Located in the southwestern region of Uganda, Kibale National Park covers about 795 km² (306.9 miles²). The park is between 1,100 m (3610 ft) and 1,600 m (5250 ft) above sea level and encompasses one of the country’s last remaining tropical forests. It is also one of the few remaining areas to contain both lowland and montane forests, such as wet tropical vegetation, woodland and savannah. This diversity of habitats is due to the range in altitude.
Two major tribes, the Batooro and Bakiga, inhabit the surrounding area of the park and use it for food, fuel and a number of other resources. Because populations have significantly increased, biodiversity within the park itself has been adversely affected. Although the park retains high ecological value, it has been threatened by consumptive use and deforestation over the last few decades.
Kibale National Park is home to 70 mammal species, including elephants and buffalo. Lions purportedly are still found here, but the reality is they are rarely, if ever, seen. Most notable among these is the diverse primate population, including the chimpanzee. The park also has over 375 bird species. Although the park is home to a diverse number of mammals, it is often hard to see them due to the dense forests. The park has over 351 types of trees, some rising over 55m (180 feet) and aged over 200 years old. However, this makes Kibale National Park a prime safari destination for chimpanzee tracking and bird watching. Visitors also have a choice of nature walks and tours of the volcanic crater lakes. There are two main tourism centers within the park, Kanyanchu River Camp and Sebitoli Forest Camp, which can be reached by car from a northern or southern route.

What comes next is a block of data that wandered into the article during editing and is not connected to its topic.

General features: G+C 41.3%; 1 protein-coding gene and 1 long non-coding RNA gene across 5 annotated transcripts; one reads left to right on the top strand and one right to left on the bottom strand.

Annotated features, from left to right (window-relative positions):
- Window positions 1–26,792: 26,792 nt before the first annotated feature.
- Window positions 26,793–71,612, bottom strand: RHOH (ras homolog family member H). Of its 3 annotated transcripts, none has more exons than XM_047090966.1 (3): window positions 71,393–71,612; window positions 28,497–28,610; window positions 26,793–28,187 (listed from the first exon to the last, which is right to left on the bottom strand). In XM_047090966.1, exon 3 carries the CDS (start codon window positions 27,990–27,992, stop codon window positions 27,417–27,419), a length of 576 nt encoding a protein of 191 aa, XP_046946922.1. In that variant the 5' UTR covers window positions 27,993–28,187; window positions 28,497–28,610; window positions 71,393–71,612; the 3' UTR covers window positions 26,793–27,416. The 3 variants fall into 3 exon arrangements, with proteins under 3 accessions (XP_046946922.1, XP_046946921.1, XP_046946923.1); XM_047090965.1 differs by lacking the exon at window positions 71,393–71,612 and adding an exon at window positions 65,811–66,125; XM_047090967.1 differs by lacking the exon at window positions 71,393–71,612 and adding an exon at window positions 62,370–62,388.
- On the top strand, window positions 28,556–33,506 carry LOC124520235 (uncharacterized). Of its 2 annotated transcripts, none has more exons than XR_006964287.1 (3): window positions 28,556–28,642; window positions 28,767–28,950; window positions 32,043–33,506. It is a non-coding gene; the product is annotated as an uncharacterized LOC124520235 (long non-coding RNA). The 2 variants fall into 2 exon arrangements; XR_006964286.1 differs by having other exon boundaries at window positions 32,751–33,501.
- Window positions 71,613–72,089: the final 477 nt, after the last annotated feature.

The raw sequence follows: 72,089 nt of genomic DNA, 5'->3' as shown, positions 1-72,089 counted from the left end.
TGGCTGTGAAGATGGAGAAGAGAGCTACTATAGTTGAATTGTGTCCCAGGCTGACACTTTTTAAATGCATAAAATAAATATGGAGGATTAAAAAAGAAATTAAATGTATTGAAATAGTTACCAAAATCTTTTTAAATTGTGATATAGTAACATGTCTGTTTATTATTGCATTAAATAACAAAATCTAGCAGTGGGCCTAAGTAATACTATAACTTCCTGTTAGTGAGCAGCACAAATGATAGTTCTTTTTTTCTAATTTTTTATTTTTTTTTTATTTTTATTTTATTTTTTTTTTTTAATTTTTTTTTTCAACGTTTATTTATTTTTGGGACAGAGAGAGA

Kibale's proximity to Queen Elizabeth National Park (QENP) makes it easy for visitors to see both parks. Kibale lies to the north of QENP and the two touch via a game corridor.
The park is open year-round, but during the rainy season, which runs from October through December and March through May, roads are difficult to use. The dry season, during the months of June and September, the average temperature is 25 C (77 F), but even then visitors can anticipate the occasional thunderstorm, particularly in the northern, wettest part of the park. Overall, the climate is pleasant with annual temperatures ranging from 14 C to 27 C (57 F to 80 F), and visitors should expect cooler nights. The best time to visit is during the hot, dry months of January and February when animals will stay near the water.